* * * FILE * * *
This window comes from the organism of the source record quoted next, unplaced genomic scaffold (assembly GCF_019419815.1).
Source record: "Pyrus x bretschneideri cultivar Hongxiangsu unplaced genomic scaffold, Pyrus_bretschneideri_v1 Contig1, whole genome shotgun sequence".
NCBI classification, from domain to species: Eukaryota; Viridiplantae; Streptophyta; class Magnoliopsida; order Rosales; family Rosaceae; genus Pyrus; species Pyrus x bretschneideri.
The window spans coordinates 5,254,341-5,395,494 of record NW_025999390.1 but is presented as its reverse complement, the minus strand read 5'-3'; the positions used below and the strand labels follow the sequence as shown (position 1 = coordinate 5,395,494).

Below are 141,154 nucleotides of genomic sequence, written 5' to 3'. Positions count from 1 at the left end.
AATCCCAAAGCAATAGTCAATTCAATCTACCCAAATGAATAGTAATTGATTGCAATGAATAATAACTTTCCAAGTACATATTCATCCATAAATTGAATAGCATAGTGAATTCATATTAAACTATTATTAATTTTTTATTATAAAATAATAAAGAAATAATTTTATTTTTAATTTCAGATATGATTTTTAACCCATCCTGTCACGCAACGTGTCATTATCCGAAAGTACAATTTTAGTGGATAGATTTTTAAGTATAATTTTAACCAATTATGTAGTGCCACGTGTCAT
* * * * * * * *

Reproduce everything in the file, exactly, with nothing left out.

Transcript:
This window comes from the organism of the source record quoted next, unplaced genomic scaffold (assembly GCF_019419815.1).
Source record: "Pyrus x bretschneideri cultivar Hongxiangsu unplaced genomic scaffold, Pyrus_bretschneideri_v1 Contig1, whole genome shotgun sequence".
NCBI classification, from domain to species: Eukaryota; Viridiplantae; Streptophyta; class Magnoliopsida; order Rosales; family Rosaceae; genus Pyrus; species Pyrus x bretschneideri.
The window spans coordinates 5,254,341-5,395,494 of record NW_025999390.1 but is presented as its reverse complement, the minus strand read 5'-3'; the positions used below and the strand labels follow the sequence as shown (position 1 = coordinate 5,395,494).

Below are 141,154 nucleotides of genomic sequence, written 5' to 3'. Positions count from 1 at the left end.
AATCCCAAAGCAATAGTCAATTCAATCTACCCAAATGAATAGTAATTGATTGCAATGAATAATAACTTTCCAAGTACATATTCATCCATAAATTGAATAGCATAGTGAATTCATATTAAACTATTATTAATTTTTTATTATAAAATAATAAAGAAATAATTTTATTTTTAATTTCAGATATGATTTTTAACCCATCCTGTCACGCAACGTGTCATTATCCGAAAGTACAATTTTAGTGGATAGATTTTTAAGTATAATTTTAACCAATTATGTAGTGCCACGTGTCAT